In the first of an occasional series, Elaine Knutt speaks to the man responsible for the upkeep of our heritage and woman who is combining site management with her PhD studies

Meet Rory Cullen FCIOB (pictured), head of building for the National Trust, who holds overall responsibility for setting policy and strategy on protecting the Trust’s portfolio of 30,000 buildings, including 228 grade-I listed mansions and 5,000 cottages. With that comes the enviable task of visiting one or two properties a week. ‘But I have to have a reason, I can’t just drop by for a day out,’ he says.

His favourites include the Elizabethan Hardwick Hall in Derbyshire, where a team of stonemasons has been in residence for 400 years to maintain its soft stone, Cragside in Northumberland, the first ever building wired for electricity, and Tyntesfield Hall near Bristol, a sprawling Victorian pile currently undergoing a £20m transformation.

For those of us who do visit National Trust properties for a day out, Cullen is promising a few changes to the experience. Where building works are in progress, his aim is to present projects as part of the historical interpretation with viewing platforms, explanatory guides and opportunities for visitors to try out craft skills.

‘We’re trying to make sure we’re telling the building’s story. At an NT property you’ll see gardeners with a badge saying “Ask me a question”. But the building department’s a bit more hands off, we’re very health and safety conscious and the natural reaction is to keep people away. But we are trying to improve interpretation by engaging with the public.’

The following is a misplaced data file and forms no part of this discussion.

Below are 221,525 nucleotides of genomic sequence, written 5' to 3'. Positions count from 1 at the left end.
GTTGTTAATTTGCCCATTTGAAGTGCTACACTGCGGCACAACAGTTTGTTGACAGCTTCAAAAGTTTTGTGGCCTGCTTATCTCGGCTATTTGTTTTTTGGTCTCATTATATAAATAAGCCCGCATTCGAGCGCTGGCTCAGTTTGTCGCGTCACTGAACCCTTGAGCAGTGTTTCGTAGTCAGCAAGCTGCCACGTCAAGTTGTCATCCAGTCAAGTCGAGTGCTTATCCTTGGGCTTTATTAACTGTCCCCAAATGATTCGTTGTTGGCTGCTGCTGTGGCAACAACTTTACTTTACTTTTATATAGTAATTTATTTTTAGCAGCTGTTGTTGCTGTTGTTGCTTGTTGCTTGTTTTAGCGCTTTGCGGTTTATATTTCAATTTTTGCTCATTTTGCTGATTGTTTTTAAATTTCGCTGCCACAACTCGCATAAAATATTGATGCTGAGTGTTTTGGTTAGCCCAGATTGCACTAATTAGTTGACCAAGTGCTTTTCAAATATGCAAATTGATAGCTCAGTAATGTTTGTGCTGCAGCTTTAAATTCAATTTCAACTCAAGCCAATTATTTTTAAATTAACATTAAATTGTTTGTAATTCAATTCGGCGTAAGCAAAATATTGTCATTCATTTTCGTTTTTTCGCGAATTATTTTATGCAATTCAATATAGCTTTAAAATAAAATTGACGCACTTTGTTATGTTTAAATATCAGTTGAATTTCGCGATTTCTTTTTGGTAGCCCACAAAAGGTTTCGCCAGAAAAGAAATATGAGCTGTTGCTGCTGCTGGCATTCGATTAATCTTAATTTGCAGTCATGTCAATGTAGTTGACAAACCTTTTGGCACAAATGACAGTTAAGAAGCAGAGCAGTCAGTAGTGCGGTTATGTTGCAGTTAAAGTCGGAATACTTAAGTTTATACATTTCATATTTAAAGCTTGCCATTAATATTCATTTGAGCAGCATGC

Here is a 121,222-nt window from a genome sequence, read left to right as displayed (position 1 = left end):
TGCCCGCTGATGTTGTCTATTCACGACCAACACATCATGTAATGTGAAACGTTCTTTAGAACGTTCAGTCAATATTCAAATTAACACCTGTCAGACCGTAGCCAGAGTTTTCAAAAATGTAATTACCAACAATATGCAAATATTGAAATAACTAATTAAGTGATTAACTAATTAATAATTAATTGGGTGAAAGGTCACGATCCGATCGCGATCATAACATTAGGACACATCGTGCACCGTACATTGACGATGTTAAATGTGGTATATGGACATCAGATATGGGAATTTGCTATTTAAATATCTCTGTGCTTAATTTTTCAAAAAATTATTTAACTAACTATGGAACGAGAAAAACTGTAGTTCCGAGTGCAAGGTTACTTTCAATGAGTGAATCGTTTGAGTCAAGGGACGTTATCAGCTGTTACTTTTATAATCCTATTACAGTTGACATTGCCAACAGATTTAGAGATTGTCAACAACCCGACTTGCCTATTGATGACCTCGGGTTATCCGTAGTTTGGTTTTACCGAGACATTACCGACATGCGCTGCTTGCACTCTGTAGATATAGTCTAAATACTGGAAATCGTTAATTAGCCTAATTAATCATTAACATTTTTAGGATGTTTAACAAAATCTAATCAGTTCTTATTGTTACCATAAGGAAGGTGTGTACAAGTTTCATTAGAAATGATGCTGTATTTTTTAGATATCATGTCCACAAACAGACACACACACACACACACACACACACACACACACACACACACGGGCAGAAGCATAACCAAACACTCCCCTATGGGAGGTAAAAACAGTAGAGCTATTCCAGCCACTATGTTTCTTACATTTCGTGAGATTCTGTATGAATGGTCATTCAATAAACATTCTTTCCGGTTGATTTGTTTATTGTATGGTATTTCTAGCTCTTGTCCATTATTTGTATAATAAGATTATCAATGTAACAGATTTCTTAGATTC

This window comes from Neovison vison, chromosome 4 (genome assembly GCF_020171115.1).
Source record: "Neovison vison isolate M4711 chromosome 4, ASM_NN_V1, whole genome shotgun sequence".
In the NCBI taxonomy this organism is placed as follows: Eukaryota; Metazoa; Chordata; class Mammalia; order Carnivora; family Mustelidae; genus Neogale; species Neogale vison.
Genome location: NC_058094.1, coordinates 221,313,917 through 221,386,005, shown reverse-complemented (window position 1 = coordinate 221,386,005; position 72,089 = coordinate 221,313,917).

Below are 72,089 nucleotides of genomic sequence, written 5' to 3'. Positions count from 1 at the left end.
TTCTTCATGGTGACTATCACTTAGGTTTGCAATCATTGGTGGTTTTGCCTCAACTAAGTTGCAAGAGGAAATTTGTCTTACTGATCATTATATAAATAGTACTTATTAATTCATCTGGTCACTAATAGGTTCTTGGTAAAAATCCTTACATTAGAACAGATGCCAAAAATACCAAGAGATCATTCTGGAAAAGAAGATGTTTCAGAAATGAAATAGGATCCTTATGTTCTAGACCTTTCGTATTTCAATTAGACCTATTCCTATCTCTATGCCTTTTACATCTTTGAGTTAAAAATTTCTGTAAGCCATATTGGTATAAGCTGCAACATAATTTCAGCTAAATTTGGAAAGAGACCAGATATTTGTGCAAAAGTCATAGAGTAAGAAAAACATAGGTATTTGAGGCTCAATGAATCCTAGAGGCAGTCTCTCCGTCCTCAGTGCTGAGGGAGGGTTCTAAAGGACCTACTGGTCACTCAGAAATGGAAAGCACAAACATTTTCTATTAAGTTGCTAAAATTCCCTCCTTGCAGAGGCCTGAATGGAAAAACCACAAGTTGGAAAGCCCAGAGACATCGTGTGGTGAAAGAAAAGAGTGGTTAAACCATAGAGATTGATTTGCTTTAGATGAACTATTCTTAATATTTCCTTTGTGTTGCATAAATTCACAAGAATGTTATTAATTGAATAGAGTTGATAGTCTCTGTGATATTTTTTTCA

A building surveyor who later studied for an MSc in Building Conservation, Cullen’s role is to co-ordinate the working practices of 100 building surveyors and a 200-strong direct labour force that protects the external fabric of the Trust’s buildings and structures. Each building is surveyed as often as possible, with mansions given a health check every five years.

Historic buildings seeped into his blood early, when he helped his architect father with surveys of historic buildings. ‘I liked their aesthetic qualities, and the different types of buildings representing different ages,’ he recalls. ‘And nothing is uniform – the vernacular materials give you different types of buildings across the country.’

Part of his role is to find adaptive re-uses for redundant properties, from cottages to outbuildings. ‘A lot of energy went into those buildings, so it’s not sustainable to have them sitting there idle,’ he says. ‘We’re not trying to follow the convention for residential use – we want to ensure that what we do in 2010 can be reversed in 2110, if necessary.’ At Blickling Hall in Norfolk, the Trust has converted an old warehouse into a textile studio, and at Brockhampton in the West Midlands it runs a micro brewery.

We’re not trying to follow the convention of residential use – we want to ensure that what we do in 2010 can be reversed in 2110

Rory Cullen FCIOB

Sustainablilty is now firmly on Cullen’s agenda, although the interventions are low-key and passive rather than eco-bling and active. Favourite green measures include sheep’s wool insulation, keeping interiors warm with thermally lined curtains or shutters, and switching from oil-fired heating to biomass or woodchip boilers and ground source heat pumps, with a few forays into technology such as solar panels at Dunster Castle in Somerset.

In the absence of any nationally-recognised sustainability benchmarks for refurbishments, the National Trust has drawn up its own Gold, Silver and Bronze standards.